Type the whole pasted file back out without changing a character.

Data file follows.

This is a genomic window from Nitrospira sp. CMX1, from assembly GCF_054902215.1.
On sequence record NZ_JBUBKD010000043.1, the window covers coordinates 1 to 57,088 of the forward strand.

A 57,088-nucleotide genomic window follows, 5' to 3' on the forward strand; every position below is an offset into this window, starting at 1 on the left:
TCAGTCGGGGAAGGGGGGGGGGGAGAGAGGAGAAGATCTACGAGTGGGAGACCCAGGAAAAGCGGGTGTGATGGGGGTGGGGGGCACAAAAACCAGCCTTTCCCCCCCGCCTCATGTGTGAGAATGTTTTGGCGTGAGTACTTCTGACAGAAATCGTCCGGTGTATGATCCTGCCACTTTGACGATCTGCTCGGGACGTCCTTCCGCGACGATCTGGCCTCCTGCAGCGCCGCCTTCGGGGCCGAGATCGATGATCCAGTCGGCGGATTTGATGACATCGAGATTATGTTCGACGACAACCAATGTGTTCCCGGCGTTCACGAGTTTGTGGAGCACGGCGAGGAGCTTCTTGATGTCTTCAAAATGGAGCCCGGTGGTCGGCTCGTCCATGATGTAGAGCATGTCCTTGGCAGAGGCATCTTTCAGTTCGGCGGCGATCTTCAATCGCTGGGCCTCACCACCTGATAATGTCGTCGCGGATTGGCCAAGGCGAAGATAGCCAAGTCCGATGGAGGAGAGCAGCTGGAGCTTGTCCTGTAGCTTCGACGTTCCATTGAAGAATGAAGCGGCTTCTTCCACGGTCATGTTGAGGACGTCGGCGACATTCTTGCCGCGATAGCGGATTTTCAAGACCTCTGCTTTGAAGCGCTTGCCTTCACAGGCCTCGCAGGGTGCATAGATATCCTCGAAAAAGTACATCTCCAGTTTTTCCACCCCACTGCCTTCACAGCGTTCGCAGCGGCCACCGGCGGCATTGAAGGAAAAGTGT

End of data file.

This is a genomic window from Nitrospira sp. CMX1, from assembly GCF_054902215.1.
On sequence record NZ_JBUBKD010000043.1, the window covers coordinates 1 to 57,088 of the forward strand.

A 57,088-nucleotide genomic window follows, 5' to 3' on the forward strand; every position below is an offset into this window, starting at 1 on the left:
TCAGTCGGGGAAGGGGGGGGGGGAGAGAGGAGAAGATCTACGAGTGGGAGACCCAGGAAAAGCGGGTGTGATGGGGGTGGGGGGCACAAAAACCAGCCTTTCCCCCCCGCCTCATGTGTGAGAATGTTTTGGCGTGAGTACTTCTGACAGAAATCGTCCGGTGTATGATCCTGCCACTTTGACGATCTGCTCGGGACGTCCTTCCGCGACGATCTGGCCTCCTGCAGCGCCGCCTTCGGGGCCGAGATCGATGATCCAGTCGGCGGATTTGATGACATCGAGATTATGTTCGACGACAACCAATGTGTTCCCGGCGTTCACGAGTTTGTGGAGCACGGCGAGGAGCTTCTTGATGTCTTCAAAATGGAGCCCGGTGGTCGGCTCGTCCATGATGTAGAGCATGTCCTTGGCAGAGGCATCTTTCAGTTCGGCGGCGATCTTCAATCGCTGGGCCTCACCACCTGATAATGTCGTCGCGGATTGGCCAAGGCGAAGATAGCCAAGTCCGATGGAGGAGAGCAGCTGGAGCTTGTCCTGTAGCTTCGACGTTCCATTGAAGAATGAAGCGGCTTCTTCCACGGTCATGTTGAGGACGTCGGCGACATTCTTGCCGCGATAGCGGATTTTCAAGACCTCTGCTTTGAAGCGCTTGCCTTCACAGGCCTCGCAGGGTGCATAGATATCCTCGAAAAAGTACATCTCCAGTTTTTCCACCCCACTGCCTTCACAGCGTTCGCAGCGGCCACCGGCGGCATTGAAGGAAAAGTGT